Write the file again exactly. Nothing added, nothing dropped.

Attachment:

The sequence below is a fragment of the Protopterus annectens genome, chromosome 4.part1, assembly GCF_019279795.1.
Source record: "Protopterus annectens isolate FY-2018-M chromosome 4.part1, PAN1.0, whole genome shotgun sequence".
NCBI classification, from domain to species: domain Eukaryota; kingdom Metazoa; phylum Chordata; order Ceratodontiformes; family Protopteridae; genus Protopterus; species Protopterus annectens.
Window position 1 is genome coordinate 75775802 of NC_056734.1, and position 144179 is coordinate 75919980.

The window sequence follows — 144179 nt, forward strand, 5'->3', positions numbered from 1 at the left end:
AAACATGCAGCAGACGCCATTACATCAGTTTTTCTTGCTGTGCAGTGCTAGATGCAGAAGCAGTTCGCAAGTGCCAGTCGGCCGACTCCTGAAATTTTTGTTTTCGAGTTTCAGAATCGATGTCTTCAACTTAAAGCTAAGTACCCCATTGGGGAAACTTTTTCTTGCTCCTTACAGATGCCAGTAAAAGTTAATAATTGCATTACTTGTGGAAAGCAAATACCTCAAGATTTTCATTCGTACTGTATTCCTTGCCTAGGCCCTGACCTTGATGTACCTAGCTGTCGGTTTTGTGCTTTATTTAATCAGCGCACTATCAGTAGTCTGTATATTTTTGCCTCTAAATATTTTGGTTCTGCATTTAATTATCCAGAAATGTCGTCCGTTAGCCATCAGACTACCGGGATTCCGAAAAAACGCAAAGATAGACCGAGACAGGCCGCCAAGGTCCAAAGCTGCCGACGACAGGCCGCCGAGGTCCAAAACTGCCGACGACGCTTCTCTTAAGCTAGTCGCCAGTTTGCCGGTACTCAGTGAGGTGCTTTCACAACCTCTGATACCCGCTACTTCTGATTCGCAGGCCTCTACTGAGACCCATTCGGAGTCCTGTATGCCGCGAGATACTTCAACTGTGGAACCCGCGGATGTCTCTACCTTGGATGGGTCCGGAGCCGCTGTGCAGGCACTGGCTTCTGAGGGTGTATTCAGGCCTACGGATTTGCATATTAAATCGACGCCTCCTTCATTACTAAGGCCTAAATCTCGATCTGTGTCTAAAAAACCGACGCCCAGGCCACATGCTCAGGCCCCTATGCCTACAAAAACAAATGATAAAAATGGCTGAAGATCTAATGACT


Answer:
The sequence below is a fragment of the Protopterus annectens genome, chromosome 4.part1, assembly GCF_019279795.1.
Source record: "Protopterus annectens isolate FY-2018-M chromosome 4.part1, PAN1.0, whole genome shotgun sequence".
NCBI classification, from domain to species: domain Eukaryota; kingdom Metazoa; phylum Chordata; order Ceratodontiformes; family Protopteridae; genus Protopterus; species Protopterus annectens.
Window position 1 is genome coordinate 75775802 of NC_056734.1, and position 144179 is coordinate 75919980.

The window sequence follows — 144179 nt, forward strand, 5'->3', positions numbered from 1 at the left end:
AAACATGCAGCAGACGCCATTACATCAGTTTTTCTTGCTGTGCAGTGCTAGATGCAGAAGCAGTTCGCAAGTGCCAGTCGGCCGACTCCTGAAATTTTTGTTTTCGAGTTTCAGAATCGATGTCTTCAACTTAAAGCTAAGTACCCCATTGGGGAAACTTTTTCTTGCTCCTTACAGATGCCAGTAAAAGTTAATAATTGCATTACTTGTGGAAAGCAAATACCTCAAGATTTTCATTCGTACTGTATTCCTTGCCTAGGCCCTGACCTTGATGTACCTAGCTGTCGGTTTTGTGCTTTATTTAATCAGCGCACTATCAGTAGTCTGTATATTTTTGCCTCTAAATATTTTGGTTCTGCATTTAATTATCCAGAAATGTCGTCCGTTAGCCATCAGACTACCGGGATTCCGAAAAAACGCAAAGATAGACCGAGACAGGCCGCCAAGGTCCAAAGCTGCCGACGACAGGCCGCCGAGGTCCAAAACTGCCGACGACGCTTCTCTTAAGCTAGTCGCCAGTTTGCCGGTACTCAGTGAGGTGCTTTCACAACCTCTGATACCCGCTACTTCTGATTCGCAGGCCTCTACTGAGACCCATTCGGAGTCCTGTATGCCGCGAGATACTTCAACTGTGGAACCCGCGGATGTCTCTACCTTGGATGGGTCCGGAGCCGCTGTGCAGGCACTGGCTTCTGAGGGTGTATTCAGGCCTACGGATTTGCATATTAAATCGACGCCTCCTTCATTACTAAGGCCTAAATCTCGATCTGTGTCTAAAAAACCGACGCCCAGGCCACATGCTCAGGCCCCTATGCCTACAAAAACAAATGATAAAAATGGCTGAAGATCTAATGACT